22 July 2011

Timing in recovery position cannot be overestimated

The Message: Sometimes, the law is both unclear and unfair

The Case The High Court has strictly applied the statutory legislation on the 18-month time limit for recovering residential service charges, despite the unfair consequences for landlords (London Borough of Brent v Shulem B Association, 29.06.11).

Brent owns five blocks of flats in Willesden, north-west London, and Shulem is the tenant under long leases of 15 flats within the blocks. The leases require the tenants to pay a service charge to cover all repairs and other expenses of maintaining the blocks.

In 2003 Brent decided that extensive repair works were required. Estimates were obtained and the statutory consultation procedure with tenants was followed. In March 2004, tenants were informed of the proposed works and given a breakdown of likely costs of around £19,000/flat.

The service charge terms in the leases were somewhat antiquated in that there was no provision for advance payments. They only required tenants to pay retrospectively for expenses incurred.

Works began in 2004 and were completed by April 2005 at a cost of £640,000. On 23 February 2006 Brent invoiced tenants for their proportions of the costs based on estimates, as the actual costs had not yet been calculated. It was not until December 2006 that tenants were told of final costs and liabilities.

Under section 20b of the Landlord and Tenant Act 1985, residential service charge expenses are irrecoverable if they are not demanded or tenants notified of their liability within 18 months. This is so tenants can budget accordingly. Shulem argued it was not liable, as there had been no demand for – or notification of – the actual costs until 20 months after the expenses were incurred.

Brent argued that its February 2006 invoice was a section 20b demand or notification. However, the judge held it could not have been a demand, as the lease liability was for actual expenditure, and the invoices were based on estimated expenditure.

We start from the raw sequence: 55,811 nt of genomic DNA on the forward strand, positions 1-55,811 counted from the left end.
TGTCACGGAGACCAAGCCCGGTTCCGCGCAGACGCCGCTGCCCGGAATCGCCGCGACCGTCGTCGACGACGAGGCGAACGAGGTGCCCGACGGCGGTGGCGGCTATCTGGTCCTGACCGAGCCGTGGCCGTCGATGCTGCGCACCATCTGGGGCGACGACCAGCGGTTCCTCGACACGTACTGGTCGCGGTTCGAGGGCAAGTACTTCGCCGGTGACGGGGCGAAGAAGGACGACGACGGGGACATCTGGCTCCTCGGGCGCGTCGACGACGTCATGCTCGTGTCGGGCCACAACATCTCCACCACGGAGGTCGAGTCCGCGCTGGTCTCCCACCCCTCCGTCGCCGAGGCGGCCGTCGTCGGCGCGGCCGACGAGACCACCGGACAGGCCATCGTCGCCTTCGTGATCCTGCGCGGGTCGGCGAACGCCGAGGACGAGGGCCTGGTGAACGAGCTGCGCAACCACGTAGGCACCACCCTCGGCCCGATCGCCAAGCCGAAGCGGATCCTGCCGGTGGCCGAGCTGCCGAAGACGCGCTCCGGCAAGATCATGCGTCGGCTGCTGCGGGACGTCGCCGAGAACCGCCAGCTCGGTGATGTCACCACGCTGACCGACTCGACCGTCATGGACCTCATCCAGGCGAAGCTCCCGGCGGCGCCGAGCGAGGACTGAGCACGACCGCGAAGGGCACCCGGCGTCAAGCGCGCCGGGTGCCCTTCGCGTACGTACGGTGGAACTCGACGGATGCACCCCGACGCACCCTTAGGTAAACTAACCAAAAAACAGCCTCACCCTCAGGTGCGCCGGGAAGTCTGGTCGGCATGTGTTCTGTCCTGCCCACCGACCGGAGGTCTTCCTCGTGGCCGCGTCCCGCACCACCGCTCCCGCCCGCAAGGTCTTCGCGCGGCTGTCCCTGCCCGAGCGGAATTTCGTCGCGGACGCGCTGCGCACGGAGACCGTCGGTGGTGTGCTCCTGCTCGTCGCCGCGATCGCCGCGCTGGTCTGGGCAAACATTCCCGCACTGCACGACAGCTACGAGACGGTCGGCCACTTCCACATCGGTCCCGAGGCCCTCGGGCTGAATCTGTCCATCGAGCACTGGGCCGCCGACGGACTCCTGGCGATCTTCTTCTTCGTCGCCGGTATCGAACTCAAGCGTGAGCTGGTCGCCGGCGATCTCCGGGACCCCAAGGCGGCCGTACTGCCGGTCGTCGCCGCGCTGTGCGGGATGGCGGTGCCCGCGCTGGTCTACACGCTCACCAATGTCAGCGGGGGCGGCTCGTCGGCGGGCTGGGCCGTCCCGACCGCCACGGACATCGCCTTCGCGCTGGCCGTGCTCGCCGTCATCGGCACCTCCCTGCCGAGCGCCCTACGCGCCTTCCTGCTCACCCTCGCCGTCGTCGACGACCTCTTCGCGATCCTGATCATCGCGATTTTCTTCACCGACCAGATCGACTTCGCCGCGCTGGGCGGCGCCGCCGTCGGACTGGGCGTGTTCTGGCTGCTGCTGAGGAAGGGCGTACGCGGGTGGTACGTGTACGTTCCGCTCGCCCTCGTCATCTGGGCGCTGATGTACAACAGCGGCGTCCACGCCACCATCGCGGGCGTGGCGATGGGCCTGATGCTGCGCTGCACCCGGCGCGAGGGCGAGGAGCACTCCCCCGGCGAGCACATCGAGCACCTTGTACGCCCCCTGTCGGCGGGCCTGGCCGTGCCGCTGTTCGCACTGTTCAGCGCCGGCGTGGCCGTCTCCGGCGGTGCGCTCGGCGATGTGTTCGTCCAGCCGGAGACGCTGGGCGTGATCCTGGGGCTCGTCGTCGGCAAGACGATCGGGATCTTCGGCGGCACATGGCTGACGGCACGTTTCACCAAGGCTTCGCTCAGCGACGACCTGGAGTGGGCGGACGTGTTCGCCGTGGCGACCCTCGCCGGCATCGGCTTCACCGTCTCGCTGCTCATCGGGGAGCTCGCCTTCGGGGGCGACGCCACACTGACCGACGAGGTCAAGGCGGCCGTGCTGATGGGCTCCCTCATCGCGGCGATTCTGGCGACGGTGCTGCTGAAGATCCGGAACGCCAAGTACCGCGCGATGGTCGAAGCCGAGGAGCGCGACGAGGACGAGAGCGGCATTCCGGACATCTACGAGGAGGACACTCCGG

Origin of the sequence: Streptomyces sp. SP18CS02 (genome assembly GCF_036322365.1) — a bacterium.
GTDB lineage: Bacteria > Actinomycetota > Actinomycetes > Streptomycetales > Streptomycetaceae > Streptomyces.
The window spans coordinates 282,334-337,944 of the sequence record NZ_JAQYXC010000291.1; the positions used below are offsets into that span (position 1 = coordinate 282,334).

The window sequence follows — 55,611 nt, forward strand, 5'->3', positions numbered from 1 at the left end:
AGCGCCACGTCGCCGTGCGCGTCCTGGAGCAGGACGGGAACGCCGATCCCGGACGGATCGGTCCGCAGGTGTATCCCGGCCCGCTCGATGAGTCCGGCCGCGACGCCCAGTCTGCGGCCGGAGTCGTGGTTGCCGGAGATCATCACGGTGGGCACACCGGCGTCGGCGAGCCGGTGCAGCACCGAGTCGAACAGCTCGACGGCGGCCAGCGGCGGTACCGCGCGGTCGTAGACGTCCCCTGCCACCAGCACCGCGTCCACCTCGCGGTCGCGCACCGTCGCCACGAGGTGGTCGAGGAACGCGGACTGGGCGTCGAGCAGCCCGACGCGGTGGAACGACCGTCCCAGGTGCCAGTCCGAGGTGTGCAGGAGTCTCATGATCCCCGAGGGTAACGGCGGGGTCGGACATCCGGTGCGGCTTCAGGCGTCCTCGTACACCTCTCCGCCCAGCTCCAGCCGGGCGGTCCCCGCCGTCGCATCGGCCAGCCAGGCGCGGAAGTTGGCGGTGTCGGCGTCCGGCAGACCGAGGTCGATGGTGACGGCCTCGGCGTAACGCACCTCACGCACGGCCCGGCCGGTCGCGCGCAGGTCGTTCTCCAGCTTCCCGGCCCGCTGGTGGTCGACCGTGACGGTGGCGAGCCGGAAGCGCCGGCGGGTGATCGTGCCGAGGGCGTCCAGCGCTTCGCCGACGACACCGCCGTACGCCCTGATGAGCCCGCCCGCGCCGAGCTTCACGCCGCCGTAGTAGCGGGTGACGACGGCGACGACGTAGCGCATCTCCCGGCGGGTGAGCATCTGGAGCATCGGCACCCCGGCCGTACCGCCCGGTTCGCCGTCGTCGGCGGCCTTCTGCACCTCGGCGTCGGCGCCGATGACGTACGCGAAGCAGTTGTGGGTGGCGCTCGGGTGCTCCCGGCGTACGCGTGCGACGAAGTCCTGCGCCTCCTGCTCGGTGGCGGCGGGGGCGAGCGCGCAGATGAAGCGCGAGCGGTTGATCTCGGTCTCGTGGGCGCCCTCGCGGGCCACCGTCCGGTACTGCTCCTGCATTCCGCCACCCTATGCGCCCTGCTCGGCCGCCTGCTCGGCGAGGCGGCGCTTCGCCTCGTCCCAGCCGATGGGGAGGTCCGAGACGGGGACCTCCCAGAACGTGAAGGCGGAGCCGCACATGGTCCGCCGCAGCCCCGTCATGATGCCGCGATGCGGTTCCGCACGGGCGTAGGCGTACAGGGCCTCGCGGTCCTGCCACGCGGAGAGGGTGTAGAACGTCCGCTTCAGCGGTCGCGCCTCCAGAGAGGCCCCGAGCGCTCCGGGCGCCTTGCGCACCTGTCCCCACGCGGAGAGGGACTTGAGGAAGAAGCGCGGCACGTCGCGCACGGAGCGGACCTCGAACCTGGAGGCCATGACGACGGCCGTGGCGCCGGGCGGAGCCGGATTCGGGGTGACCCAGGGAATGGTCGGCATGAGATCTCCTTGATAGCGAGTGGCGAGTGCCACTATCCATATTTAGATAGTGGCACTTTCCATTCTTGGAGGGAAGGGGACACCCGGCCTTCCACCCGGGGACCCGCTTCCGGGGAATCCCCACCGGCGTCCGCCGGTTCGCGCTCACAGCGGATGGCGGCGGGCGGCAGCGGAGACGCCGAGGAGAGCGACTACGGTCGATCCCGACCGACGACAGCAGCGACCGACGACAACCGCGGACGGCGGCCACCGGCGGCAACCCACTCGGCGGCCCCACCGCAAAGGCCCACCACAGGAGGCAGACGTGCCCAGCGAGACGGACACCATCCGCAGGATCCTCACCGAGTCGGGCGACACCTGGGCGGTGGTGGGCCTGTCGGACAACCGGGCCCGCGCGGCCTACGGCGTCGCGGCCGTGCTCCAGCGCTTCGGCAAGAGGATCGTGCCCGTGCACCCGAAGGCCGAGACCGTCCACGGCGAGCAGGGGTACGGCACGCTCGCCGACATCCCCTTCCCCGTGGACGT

The case therefore turned on whether the February 2006 invoice was a written notification under section 20b of the expenses incurred and the tenant’s liability. Surprisingly, there is no clear case law on this, so the judge – a leading landlord and tenant expert – had to decide this issue entirely on his own views.

His views were that section 20b only relates to actual costs incurred by the landlord. Its purpose is not simply to tell tenants works have been done and that they will have to contribute in due course.

It is to let them know the actual costs to which they must contribute. He considered that, where there was uncertainty on the actual costs – such as where the costs were disputed with the builder – a landlord should notify the tenants of a figure it considers will not be exceeded and can then recover on that basis or, if the actual costs are less, the lower final figure.

The judge noted that the 18-month period was relatively short and that there was no power to extend it. Notwithstanding that the consequences of non-compliance are very severe, as the landlord loses the right to recover all the costs, despite the tenants benefiting from the works, the judge held that Brent had failed to comply with section 20b, so Shulem did not have to pay anything.

The judge did query the purpose of section 20b, as the consultation process ensures tenants are alerted to the likely costs of works. One suggestion was that it was intended to avoid delays and allow for leases to change hands without outstanding and unknown liabilities.

Whatever its purpose, section 20b has become a serious trap for landlords and managing agents have to ensure that demands or notifications are now given in the correct way.

Summing up: Brent v Shulem

  • Brent invoiced tenants for work on the flats two months after it was meant to.
  • It said an estimated invoice sent earlier should count as written notification.
  • The judge disagreed.  He said the notification must be actual costs, not an estimate.


First seen in Property Week, 22 July 2011.

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